The underground explosion could take North Korea a big step closer to its goal of building a nuclear warhead small enough to be mounted on a long-range missile that could threaten the United States. It will also be seen as a direct message from young leader Kim Jong Un to the United States, Pyongyang's former wartime enemy.
North Korea's official state media said the test was conducted in a safe manner and is aimed at coping with "outrageous" U.S. hostility that "violently" undermines the North's peaceful, sovereign right to launch satellites. North Korea faced sanctions after a December launch of a rocket that the U.N. and Washington called a cover for a banned missile test. Pyongyang said it was a peaceful satellite launch.
The timing will be seen as significant. The test came hours before President Barack Obama was scheduled to give his State of the Union speech, a major, nationally televised address. It's also only days before the Saturday birthday of Kim Jong Un's father, late leader Kim Jong Il, whose memory North Korean propaganda has repeatedly linked to the country's nuclear ambitions. This year also marks the 60th anniversary of the signing of the armistice that ended the 1950-53 Korean War.
The North said it used a "lighter, miniaturized atomic bomb" that still has more explosive force than past tests. North Korea is estimated to have enough weaponized plutonium for four to eight bombs, according to American nuclear scientist Siegfried Hecker. However, it is not known whether North Korean scientists have found a way to miniaturize warheads.
Earlier Tuesday, South Korean, U.S. and Japanese seismic monitoring agencies said they detected an earthquake in North Korea with a magnitude between 4.9 and 5.2.
The nuclear test is North Korea's first since Kim Jong Un took power of a country long estranged from the West.
Experts say regular tests are needed to perfect North Korea's goal of building nuclear warheads small enough to be placed on long-range missiles. This atomic test is North Korea's third since 2006.
The test will likely be portrayed in North Korea as a strong move to defend the nation against foreign aggression, particularly from the U.S., North Korea's longtime enemy.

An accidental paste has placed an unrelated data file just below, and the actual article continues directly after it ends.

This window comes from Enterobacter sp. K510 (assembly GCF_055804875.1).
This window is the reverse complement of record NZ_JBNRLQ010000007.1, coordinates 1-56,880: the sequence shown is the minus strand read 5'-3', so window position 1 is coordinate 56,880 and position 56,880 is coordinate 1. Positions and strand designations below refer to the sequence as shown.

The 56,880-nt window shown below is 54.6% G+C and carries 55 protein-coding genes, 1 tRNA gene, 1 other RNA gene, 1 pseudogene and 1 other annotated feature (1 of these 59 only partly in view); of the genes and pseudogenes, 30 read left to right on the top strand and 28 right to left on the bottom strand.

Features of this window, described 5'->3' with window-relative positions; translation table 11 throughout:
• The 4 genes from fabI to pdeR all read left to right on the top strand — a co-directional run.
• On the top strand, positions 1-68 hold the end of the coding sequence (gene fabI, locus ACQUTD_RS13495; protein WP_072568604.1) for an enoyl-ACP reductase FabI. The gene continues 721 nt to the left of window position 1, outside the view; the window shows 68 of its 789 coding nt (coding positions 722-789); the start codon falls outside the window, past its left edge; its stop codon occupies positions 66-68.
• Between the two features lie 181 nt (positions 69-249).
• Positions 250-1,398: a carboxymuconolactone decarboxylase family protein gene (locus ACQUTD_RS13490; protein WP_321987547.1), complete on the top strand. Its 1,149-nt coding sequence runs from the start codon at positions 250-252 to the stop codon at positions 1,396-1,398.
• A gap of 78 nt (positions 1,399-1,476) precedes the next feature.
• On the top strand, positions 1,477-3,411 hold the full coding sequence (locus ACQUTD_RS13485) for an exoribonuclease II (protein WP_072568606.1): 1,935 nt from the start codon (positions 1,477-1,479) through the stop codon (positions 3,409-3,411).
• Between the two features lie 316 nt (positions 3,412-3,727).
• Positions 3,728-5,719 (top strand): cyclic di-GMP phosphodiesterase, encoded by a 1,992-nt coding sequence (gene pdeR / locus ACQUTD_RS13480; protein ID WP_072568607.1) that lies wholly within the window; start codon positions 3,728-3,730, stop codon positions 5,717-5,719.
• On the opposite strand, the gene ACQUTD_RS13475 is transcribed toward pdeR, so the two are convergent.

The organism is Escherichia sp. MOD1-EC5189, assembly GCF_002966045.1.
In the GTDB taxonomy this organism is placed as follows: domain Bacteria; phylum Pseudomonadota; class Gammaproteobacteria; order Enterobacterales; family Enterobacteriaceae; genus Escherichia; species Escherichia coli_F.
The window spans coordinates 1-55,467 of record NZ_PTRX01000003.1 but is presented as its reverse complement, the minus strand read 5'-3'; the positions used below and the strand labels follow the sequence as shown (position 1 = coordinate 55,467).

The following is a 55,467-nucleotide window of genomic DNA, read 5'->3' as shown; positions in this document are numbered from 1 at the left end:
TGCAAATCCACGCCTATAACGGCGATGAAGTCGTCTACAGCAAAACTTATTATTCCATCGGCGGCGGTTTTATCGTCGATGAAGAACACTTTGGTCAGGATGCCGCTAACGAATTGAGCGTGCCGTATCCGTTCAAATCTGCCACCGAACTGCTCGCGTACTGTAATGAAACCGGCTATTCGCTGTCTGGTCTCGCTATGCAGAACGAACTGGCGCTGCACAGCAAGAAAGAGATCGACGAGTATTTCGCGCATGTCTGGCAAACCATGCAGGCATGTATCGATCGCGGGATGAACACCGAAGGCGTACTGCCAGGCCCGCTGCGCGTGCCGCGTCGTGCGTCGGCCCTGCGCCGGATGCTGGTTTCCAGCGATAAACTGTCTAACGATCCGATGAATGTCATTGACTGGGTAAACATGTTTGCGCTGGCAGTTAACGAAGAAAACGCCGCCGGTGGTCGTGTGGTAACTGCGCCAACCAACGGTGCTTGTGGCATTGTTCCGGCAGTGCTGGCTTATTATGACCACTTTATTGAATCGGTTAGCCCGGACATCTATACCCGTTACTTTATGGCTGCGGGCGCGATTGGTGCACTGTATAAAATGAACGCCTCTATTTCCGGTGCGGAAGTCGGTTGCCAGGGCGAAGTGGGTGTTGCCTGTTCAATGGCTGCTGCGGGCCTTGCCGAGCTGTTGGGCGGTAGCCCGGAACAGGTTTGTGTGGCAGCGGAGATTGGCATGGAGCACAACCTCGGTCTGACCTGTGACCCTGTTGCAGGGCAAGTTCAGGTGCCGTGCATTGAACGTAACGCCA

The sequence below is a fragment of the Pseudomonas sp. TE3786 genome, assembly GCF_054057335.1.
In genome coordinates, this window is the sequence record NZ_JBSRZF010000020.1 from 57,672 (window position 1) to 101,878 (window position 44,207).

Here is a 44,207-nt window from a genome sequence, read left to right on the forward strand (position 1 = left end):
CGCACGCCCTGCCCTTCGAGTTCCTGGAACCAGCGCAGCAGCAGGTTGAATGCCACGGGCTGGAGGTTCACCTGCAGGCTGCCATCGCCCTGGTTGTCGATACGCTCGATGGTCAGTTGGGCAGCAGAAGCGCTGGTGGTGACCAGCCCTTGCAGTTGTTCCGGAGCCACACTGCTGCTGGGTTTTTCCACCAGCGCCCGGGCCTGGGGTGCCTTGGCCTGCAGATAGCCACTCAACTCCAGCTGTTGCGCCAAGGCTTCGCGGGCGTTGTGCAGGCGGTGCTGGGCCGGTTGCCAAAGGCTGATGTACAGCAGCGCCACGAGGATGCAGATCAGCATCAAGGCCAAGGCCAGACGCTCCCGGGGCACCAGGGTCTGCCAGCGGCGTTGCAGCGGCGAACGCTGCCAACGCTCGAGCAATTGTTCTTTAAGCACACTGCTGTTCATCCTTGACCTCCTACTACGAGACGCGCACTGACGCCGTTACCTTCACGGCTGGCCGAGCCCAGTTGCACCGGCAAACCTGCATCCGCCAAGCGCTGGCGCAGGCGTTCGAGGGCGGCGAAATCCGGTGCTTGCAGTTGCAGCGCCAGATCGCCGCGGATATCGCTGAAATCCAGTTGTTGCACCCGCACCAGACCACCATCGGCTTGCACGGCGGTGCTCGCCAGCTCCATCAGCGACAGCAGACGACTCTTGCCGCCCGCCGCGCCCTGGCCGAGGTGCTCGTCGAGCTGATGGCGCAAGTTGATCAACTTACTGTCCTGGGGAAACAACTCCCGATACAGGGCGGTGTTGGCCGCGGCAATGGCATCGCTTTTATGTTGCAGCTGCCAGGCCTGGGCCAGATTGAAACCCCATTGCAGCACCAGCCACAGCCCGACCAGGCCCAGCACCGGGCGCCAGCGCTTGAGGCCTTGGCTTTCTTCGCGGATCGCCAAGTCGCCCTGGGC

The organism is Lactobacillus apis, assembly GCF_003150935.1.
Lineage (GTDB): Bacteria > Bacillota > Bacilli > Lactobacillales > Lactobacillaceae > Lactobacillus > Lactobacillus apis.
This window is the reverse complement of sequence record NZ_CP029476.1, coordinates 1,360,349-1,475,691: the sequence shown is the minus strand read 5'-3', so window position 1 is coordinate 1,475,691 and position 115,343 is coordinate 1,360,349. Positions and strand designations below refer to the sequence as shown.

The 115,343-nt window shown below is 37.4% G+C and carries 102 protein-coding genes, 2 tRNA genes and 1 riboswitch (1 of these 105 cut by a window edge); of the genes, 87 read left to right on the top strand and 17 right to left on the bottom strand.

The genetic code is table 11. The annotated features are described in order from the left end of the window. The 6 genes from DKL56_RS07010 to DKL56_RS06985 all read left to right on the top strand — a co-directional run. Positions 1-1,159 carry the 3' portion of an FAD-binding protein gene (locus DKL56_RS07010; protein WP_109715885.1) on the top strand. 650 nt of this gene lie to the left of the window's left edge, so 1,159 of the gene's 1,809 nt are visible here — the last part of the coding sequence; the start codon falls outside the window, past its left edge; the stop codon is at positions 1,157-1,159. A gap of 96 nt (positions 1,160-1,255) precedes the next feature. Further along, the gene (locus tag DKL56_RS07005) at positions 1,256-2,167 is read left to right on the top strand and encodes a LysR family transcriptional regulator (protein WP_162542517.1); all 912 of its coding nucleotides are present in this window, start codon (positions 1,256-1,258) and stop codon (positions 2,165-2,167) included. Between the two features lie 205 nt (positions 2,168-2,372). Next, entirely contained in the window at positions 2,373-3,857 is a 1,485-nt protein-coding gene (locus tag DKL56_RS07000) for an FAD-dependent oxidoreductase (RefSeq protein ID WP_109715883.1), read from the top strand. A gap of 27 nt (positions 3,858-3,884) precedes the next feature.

North Korea's rocket launches and nuclear tests largely are seen by analysts as threats designed to force the United States to confront the issue of military tensions between the foes 60 years after the end of the Korean War.
Following the announcement of the nuclear test, North Korean state television played a song with lyrics bragging that the country always carries out what it is determined to do. In the background were scenes of a North Korean long-range rocket blasting off and short-range missiles being fired into the sky.
The United States and its allies have been on edge since North Korea announced last month that it would conduct a nuclear test to protest toughened sanctions over the December rocket launch.
In Washington, the White House had no immediate comment on Tuesday's developments.
North Korea's National Defense Commission said Jan. 23 that the United States was its prime target for a nuclear test and long-range rocket launches. North Korea accuses Washington of leading the push to punish Pyongyang for its December rocket launch.
Last October, a spokesman from the commission told state media that the country had built a missile capable of striking the United States, but did not provide further details.
The decision to push ahead with a test will be a challenge to the U.N. Security Council, which recently punished Pyongyang for launching the long-range rocket. In condemning that launch and imposing more sanctions on Pyongyang, the council had demanded a stop to future launches and ordered North Korea to respect a ban on nuclear activity -- or face "significant action" by the U.N.
U.N. chief Ban Ki-moon condemned Tuesday's nuclear test in a statement.
The test will likely draw harsh censure and more sanctions from the United States and other countries at a time when North Korea is trying to rebuild its moribund economy and expand its engagement with the outside world.
North Korea cites the U.S. military threat in the region as a key reason behind its drive to build nuclear weapons. The two countries fought on opposite sides of the Korean War, which ended after three years on July 27, 1953, with an armistice, not a peace treaty. The U.S.-led U.N. Command mans the Demilitarized Zone dividing the two Koreas, and Washington stations more than 28,000 troops in South Korea to protect the ally.
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